August 11, 2001, 10:19 PM
You don't have to replace the bolt when you install a flexitab carrier, it will work with the old bolt, but may take a little extra pressure. Fitting the new oversize bolt to correct the head space takes a little knowledge and care. I am not sure that I would try it myself, but have it done by a pro. You may check Wilson's site to see if he is still selling take off synthetic stocks for about $25(?), he had them a few weeks ago. I like the synthetic stock on my newer Express as well as my Speedfeed. Now before you get too far in this you might want to ask if the 870 is still the first choice for a tactical pump? I really like the tang safety, carrier not in the way of loading and the ease of unloading the new Mossberg 590A1 w/o shucking shells through the chamber. And holding a 'full boat' (side saddle, mag extension,dedicated forend light,etc) steel receiver 870 at a ready position for a class is getting beyond my 67 year old body.
A man has to know his limitations. I never appreciated the Mossbergs until taking a second look at them the last couple of months (as opposed to the 500's 20 years ago). They come with a good set of ghost rings, extended magazine and have features that I meantioned above which are tempting. Price is around $350 at shows for the one with the ghost rings around here. Does it also have one more shot than the std 18.5" 870?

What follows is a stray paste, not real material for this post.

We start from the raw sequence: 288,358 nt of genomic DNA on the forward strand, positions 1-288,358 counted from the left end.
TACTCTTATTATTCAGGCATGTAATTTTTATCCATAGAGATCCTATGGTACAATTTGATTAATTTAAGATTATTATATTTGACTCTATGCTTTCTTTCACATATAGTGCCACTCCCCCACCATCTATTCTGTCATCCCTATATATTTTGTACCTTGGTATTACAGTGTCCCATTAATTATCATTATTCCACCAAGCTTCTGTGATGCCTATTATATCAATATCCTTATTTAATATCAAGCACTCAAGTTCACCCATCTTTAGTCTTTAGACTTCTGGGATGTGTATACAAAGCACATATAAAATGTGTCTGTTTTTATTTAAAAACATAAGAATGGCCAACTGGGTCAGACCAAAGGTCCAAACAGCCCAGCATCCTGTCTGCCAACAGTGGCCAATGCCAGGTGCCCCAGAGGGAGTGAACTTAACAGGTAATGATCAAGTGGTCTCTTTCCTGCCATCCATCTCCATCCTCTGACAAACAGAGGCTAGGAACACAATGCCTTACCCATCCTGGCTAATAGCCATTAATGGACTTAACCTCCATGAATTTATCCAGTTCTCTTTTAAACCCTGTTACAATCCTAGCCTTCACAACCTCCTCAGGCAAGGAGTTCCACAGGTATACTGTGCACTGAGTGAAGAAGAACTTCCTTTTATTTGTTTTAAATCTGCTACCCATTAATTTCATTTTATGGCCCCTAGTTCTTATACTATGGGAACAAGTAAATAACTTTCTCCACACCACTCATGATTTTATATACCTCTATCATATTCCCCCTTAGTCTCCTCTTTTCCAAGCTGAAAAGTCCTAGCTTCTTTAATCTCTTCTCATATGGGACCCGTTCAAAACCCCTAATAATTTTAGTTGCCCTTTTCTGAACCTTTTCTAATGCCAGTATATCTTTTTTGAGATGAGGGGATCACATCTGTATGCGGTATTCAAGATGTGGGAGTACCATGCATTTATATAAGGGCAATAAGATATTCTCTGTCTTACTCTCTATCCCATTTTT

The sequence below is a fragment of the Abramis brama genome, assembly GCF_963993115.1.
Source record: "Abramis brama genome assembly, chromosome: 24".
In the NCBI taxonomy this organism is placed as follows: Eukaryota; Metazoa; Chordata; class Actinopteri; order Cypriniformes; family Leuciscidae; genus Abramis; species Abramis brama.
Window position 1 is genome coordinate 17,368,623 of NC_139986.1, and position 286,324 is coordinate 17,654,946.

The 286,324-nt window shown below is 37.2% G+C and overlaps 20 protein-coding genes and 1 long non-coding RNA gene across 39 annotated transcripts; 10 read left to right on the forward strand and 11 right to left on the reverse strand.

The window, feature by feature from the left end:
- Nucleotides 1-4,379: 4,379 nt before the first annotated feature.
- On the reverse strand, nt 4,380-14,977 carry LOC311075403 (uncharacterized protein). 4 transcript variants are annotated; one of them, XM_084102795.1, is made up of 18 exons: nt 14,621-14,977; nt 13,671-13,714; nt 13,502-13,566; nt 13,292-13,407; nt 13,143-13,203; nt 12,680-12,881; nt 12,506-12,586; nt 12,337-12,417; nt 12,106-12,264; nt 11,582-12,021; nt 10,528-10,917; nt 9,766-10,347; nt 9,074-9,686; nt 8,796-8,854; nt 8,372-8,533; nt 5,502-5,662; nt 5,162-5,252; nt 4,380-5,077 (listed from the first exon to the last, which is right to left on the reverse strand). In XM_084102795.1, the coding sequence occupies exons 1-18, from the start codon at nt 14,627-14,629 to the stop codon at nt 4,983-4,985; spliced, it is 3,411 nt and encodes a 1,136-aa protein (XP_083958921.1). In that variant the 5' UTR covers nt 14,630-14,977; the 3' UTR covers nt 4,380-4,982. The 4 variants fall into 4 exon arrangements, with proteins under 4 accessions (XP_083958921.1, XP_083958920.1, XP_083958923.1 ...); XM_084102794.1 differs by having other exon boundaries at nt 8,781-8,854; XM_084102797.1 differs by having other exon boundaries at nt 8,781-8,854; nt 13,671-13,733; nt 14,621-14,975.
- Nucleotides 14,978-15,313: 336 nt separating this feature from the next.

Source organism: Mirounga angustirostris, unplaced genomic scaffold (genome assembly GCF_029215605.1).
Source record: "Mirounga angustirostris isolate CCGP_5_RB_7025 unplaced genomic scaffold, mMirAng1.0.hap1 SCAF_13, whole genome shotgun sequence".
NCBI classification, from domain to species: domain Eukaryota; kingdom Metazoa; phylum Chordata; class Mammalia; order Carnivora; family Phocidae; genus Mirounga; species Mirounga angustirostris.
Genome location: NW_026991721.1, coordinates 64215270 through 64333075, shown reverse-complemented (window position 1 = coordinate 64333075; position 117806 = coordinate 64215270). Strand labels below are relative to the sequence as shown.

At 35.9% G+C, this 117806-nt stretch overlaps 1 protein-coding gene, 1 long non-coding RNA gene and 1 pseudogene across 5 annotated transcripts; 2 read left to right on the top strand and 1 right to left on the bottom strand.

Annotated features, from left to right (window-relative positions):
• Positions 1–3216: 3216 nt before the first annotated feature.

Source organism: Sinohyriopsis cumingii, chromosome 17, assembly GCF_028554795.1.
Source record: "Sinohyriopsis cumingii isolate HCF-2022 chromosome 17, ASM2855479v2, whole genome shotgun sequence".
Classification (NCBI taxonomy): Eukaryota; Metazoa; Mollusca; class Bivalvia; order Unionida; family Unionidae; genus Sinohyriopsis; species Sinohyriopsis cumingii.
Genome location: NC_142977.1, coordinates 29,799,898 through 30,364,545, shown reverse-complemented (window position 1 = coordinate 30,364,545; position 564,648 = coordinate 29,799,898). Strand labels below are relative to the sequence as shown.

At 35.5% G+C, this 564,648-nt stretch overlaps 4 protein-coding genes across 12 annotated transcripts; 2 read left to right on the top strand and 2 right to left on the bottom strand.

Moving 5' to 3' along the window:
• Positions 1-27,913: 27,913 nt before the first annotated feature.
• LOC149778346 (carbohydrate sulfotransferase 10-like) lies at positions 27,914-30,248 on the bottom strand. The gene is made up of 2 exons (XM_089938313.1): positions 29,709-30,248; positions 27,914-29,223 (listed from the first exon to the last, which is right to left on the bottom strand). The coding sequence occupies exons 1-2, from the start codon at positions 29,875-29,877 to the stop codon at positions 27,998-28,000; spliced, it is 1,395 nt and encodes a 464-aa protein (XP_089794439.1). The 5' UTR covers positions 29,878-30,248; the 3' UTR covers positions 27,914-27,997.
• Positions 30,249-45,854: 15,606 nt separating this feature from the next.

Seems like a lot of instructors are pushing the Mossbergs. I shoot with the top one from a major school and that is what he uses and he runs it just a little faster than his Benelli semi-auto. The guys at TopGun here in California prefer them too. But the operator is more than 95% of the solution anyway after you get a gun that works 100% of the time, every time. Have fun........

August 11, 2001, 10:20 PM
Thanks. I've got one of them thar tabs on my Express. Man, I love this board!
Thanks again,